To the layperson tooling to work and back in a Ford Explorer, the speakers at the TU-Automotive conference in suburban Detroit in early June might have seemed like visitors from the future who were pretty clueless about what was happening in real time on the terra firma. In five years, the world will have made the shift to driverless cars, was the wildly optimistic but not entirely unrealistic view. The government regulations, public acceptance, collaboration and infrastructure that will have to change and adapt--that's the messy part, and fitting all that into five years seems almost impossible. But things are moving faster on the commercial fleet side of connected and autonomous vehicles, and that may well speed up change on the consumer end.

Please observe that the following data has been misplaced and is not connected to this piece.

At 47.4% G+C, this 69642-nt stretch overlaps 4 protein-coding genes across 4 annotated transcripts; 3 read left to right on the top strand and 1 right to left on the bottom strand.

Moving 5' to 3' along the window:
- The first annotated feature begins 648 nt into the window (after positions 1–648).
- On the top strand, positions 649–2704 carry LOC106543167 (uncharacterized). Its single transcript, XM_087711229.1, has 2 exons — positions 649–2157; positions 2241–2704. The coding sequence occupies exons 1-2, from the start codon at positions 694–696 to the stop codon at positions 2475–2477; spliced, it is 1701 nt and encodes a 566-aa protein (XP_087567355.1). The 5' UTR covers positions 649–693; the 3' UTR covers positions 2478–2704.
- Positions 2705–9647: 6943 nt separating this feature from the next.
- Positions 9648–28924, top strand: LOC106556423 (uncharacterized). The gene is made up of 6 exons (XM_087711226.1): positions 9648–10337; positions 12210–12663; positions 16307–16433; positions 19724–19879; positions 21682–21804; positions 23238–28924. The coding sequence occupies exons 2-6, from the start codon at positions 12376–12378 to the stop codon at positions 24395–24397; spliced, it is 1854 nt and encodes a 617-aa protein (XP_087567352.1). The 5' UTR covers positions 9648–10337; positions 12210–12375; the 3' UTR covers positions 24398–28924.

Needless to say, this convergence of technology, academia, machinery and international know-how was filled with visions of a better world where citizens share cars and parents have meaningful time with their kids as the car drives itself.
The one thing missing from the conference: an actual working autonomous car.